A country with an affordable supply of health services and qualified, innovative doctors is ready for Americans to begin investing in its biotech industry. Opening a new avenue for Medicare beneficiaries would be the cost-efficient decision for healthcare reformers and an opportunity for diplomatic progress to continue in a more fraught climate. The influx of U.S. “medical tourists” should also prompt a move to fully staff the U.S. Embassy in Havana in order to provide the additional support they may require.

While there have been no financial projections of the cost savings of medical tourism in Cuba, the price tags on high volume/high cost operations such as knee or hip replacement surgery are cheaper than in existing medical tourism hotspots for Americans: operations like hip surgeries in Cuba range from $3,930 to $5,100. Healthcare as it operates currently in the United States is not sustainable or affordable for most Americans, while international hospitals are increasingly eyeing the profitability of medical tourism from the U.S. Outsourcing common orthopedic surgeries to Cuba would save the U.S. government hundreds of millions in subsidies when compared to the price of the surgery in the United States ($49,500).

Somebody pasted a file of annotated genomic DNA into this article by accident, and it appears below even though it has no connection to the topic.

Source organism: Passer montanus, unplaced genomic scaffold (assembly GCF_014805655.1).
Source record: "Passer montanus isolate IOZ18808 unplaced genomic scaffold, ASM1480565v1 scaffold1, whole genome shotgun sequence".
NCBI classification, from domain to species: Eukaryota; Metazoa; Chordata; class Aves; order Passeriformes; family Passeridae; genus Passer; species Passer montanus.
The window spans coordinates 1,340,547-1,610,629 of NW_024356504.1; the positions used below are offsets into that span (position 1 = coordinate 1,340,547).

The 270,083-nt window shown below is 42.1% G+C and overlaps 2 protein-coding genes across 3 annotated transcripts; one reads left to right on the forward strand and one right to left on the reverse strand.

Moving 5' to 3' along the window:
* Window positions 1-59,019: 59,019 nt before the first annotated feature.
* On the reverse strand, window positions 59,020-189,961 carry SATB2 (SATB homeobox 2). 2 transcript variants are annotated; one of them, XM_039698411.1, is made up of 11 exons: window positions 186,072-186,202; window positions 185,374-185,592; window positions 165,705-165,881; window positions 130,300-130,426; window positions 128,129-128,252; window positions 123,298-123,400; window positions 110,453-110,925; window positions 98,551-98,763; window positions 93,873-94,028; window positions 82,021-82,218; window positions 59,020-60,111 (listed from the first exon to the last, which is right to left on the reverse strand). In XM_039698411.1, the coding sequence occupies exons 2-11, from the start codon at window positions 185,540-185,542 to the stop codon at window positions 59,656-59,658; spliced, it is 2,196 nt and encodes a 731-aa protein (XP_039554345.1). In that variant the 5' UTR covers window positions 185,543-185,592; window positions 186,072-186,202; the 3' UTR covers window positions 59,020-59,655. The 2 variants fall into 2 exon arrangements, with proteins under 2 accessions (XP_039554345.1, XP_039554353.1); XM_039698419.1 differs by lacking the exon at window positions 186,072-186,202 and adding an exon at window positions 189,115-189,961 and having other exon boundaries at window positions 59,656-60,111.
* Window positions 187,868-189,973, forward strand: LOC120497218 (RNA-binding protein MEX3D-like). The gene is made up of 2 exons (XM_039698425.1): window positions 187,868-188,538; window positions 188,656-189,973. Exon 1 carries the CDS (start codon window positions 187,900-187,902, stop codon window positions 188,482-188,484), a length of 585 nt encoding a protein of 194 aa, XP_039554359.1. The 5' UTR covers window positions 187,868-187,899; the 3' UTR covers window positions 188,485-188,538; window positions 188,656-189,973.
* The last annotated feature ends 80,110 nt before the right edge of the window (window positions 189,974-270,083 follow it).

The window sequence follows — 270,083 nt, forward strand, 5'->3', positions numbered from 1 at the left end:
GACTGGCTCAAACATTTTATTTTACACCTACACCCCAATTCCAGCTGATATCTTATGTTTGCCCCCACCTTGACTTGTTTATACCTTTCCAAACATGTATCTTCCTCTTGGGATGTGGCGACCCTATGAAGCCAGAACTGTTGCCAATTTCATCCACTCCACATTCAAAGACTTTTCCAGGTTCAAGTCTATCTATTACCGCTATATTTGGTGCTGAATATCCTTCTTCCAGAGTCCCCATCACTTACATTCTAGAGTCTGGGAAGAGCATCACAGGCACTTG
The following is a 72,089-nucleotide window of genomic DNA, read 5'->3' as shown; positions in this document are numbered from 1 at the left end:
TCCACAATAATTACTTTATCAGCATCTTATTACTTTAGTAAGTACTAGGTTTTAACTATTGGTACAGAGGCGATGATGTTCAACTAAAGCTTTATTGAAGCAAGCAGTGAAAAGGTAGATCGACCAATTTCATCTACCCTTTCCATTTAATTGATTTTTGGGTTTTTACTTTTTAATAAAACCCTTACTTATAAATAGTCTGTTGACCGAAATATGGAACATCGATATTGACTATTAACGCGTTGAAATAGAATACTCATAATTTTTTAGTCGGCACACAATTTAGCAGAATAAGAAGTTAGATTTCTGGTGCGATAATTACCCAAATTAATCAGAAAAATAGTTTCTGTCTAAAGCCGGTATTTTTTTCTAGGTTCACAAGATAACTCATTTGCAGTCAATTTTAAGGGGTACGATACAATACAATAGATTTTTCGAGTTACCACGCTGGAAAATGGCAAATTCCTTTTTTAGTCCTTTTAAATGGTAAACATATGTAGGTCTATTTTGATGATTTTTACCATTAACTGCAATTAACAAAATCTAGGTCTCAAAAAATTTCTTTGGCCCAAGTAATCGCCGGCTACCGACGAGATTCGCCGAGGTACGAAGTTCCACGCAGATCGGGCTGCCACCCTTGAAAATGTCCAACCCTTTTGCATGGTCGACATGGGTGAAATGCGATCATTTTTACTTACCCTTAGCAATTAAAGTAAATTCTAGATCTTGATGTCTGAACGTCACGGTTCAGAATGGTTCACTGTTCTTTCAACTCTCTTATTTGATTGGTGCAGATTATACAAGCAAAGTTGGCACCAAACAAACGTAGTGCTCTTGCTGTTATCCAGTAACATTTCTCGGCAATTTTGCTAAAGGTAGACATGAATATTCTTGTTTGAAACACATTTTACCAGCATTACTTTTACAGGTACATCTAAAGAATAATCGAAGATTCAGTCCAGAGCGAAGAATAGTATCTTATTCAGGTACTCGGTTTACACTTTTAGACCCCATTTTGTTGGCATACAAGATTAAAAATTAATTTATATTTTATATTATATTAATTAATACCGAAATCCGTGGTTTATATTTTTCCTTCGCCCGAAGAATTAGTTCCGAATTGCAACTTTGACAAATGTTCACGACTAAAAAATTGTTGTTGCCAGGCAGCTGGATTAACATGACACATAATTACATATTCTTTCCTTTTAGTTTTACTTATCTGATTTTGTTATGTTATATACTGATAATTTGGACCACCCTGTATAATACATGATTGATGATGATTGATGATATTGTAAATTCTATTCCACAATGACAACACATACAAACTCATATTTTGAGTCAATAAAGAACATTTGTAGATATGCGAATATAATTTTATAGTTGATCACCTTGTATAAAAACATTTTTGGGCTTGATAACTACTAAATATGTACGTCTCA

An expansion of medical services to neighboring countries would also provide those in need the chance to shortcut the FDA waitlist process, which takes 12-18 months on average to approve new drugs for commercial consumption. Few patients have the time or money to afford waiting.